let alone antagonist drugs.
The Marijuana Research Act of 1999 was drafted explicitly in response
to the passage of Prop 215.
The Marijuana Research Act of 1999 was introduced by State Sen. John
Vasconcellos explicitly in response to the passage of Prop 215. Enacted
as Senate Bill 847, it authorized the UC regents to create a “Marijuana
Research Program... (to) develop and conduct studies intended to ascertain
the general medical safety and efficacy of marijuana and, if found
valuable (sic), shall develop medical guidelines for the appropriate
administration and use of marijuana.”
SB-847 refers to “marijuana” as it was and is being used by Californians under
Prop 215 —in other words, the plant. “The crude plant,” that grows in the crude
soil and that we, the crude people, voted to legalize for medical use. For
example: “Proposals shall contain procedures for outreach to patients with
various medical conditions who may be suitable participants in research on
marijuana...” And “Proposals shall contain protocols suitable for research
on marijuana...” And “Studies conducted pursuant to this section shall include
the greatest amount of new scientific research possible on the medical uses
of, and medical hazards associated with, marijuana...” And “The marijuana studies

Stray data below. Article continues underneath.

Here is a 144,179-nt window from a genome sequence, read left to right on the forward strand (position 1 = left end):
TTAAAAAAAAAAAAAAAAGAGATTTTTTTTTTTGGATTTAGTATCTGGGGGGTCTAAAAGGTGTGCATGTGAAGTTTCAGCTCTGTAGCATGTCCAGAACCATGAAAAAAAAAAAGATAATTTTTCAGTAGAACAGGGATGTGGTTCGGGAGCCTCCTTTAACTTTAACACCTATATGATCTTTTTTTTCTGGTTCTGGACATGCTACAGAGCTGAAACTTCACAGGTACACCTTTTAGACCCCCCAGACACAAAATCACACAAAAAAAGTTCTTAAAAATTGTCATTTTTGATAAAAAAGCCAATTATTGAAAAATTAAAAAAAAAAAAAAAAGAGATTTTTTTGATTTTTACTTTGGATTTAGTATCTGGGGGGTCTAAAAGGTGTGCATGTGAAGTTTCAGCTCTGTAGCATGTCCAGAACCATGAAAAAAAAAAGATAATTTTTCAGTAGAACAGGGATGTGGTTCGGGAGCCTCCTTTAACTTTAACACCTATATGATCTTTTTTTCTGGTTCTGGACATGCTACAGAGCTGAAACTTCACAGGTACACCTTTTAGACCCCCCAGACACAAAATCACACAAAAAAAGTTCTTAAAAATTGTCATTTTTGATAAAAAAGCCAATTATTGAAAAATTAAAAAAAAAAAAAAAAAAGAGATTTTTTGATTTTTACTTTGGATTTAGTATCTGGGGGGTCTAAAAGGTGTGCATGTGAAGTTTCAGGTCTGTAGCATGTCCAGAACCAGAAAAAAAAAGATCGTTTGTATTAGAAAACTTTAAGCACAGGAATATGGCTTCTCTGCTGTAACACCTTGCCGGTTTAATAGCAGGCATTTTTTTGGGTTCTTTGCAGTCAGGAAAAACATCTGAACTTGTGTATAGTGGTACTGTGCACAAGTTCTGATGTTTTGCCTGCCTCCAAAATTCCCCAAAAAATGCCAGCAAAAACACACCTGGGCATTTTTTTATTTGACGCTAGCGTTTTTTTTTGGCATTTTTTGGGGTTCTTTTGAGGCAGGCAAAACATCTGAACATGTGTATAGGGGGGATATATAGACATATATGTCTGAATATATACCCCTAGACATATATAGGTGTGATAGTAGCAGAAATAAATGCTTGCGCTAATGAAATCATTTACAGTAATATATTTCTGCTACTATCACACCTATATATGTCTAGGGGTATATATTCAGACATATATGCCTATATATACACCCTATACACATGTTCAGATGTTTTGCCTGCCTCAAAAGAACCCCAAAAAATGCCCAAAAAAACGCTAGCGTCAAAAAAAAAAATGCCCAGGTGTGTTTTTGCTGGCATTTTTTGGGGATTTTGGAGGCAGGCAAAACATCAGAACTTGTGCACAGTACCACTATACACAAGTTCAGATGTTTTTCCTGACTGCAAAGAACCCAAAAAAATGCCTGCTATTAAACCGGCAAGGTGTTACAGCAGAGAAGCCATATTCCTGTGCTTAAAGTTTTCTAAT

shall employ state-of-the-art research methodologies.” And so forth.
Most of the original CMCR study protocols involved smoked marijuana. How did
it come to pass that research into the safety and efficacy of smoked marijuana
got transmuted into studies involving synthetics?
A key step was the selection of UC San Diego, where the influence of the medical
marijuana movement was almost nil, to be the headquarters, and Igor Grant —a
major recipient of NIDA funding throughout his career— to be the director.
Whereas SB-847 had called for “Marijuana Research,” the UC center changed its
name to ‘Cannabis’ (Latin being so much classier than Mexican). The launch
was accompanied by a self-congratulatory mission statement that seemed more
concerned with fellow bureaucrats than the people of California: